"The breakdown of the different types; the information describing presbyphagia vs dysphagia; the information on screening; and the information on FEES vs MBS - it was all incredibly beneficial. The course flowed well; the speakers were easy to listen to; it was well-organized; and the information added to each slide verbally was just the right amount to clarify or emphasize what was written. There are many points of reference in this course, and I am glad I'll have it around as a resource. However, it's quite rare that we're able to or ought to send out our pts for instrumental exams... so I was really hoping for more specific information on the aspects of presbyphagia that I'd be able to note on clinical exam vs thru instrumental." – M.R. (May 2017)
"This is a review for the beginning clinician who needs to put things in perspective. I expected a more in-depth description of the 'normal' aging swallow and more considerations re intervention when necessary." – M.C. (May 2017)
"I appreciated the reinforcement to keep each approach individualized. I liked the coverage of the role of an SLP in end of life issues." – D.J. (Apr. 2017)
"The characteristics of the aging swallow and concept of functional reserve were most beneficial." – A.N.T. (Apr. 2017)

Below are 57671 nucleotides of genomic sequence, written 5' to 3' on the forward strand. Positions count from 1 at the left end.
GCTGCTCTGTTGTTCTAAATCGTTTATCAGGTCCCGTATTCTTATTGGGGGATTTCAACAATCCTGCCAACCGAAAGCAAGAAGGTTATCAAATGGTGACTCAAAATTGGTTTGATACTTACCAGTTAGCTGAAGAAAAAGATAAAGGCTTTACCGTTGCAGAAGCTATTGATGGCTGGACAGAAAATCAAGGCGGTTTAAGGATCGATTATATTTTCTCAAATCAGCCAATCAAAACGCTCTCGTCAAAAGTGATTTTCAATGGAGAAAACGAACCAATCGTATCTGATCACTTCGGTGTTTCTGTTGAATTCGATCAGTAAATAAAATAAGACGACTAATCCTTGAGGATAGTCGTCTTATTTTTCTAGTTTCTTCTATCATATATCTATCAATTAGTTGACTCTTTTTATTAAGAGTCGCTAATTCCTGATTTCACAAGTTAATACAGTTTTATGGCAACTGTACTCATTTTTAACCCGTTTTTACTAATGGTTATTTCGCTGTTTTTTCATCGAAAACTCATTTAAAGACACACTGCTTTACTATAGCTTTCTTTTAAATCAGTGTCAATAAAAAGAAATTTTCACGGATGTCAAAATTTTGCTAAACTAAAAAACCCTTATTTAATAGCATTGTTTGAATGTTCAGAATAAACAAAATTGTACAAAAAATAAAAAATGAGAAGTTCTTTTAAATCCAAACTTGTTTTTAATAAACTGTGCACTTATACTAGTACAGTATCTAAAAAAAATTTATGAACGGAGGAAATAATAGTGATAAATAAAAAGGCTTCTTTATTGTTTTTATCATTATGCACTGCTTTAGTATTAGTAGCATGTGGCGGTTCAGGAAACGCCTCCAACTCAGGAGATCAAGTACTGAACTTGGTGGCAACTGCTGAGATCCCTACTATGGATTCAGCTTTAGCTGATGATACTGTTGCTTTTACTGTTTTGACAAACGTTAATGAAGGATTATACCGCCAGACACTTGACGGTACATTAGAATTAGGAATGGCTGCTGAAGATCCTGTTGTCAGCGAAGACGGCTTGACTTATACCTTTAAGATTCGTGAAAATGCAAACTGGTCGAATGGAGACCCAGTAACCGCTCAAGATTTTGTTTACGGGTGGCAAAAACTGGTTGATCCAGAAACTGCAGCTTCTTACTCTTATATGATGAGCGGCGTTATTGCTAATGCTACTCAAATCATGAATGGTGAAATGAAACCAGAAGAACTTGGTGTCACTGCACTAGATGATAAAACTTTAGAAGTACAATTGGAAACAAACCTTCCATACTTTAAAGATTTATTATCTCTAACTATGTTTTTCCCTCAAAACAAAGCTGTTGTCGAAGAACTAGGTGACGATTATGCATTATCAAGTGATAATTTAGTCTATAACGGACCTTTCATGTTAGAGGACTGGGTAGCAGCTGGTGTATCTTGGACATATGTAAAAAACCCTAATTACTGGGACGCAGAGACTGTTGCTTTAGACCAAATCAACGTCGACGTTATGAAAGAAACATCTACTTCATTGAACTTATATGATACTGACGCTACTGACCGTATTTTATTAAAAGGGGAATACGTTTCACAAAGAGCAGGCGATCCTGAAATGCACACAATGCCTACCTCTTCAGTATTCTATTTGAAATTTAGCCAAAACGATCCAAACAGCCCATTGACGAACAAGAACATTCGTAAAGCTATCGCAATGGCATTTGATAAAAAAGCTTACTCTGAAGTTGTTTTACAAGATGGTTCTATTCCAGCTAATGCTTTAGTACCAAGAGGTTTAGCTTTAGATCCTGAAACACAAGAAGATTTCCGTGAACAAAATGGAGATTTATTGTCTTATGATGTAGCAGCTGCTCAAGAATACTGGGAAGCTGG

"Going over when to recommend a FEES versus MBS was especially helpful. I liked that the course clearly summarized a normal aging swallow and what things might impact that swallow, leading to dysphagia." – B.W. (Mar. 2017)
"I appreciated the discussion on the difference between the aging swallow and normal swallow vs dysphagia." – C.T. (Mar. 2017)
"I found the specific information presented on lingual pressure in relation to presbyphagia versus dysphagia most beneficial. I liked that the information was presented in an organized manner. " – A.M. (Mar. 2017)
"I liked the portion on the normal aspects of aging swallow and the MBS study videos." – M.R. (Mar. 2017)
"I enjoyed the information on the effects of medication. It was a well organized course, but I was expecting information on lung function." – I.B. (Mar. 2017)
"The aging swallow information was very helpful. I liked that it was evidence based information." – A.K. (Mar. 2017)
"I loved that it included an excellent explanation of clinical decision making between FEES and MBS." – A.R. (Jan. 2017)
"I liked how the presenter handled information in an unbiased manner as some of the information in the treatment of dysphagia can be conflicting." – K.C. (Jan. 2017)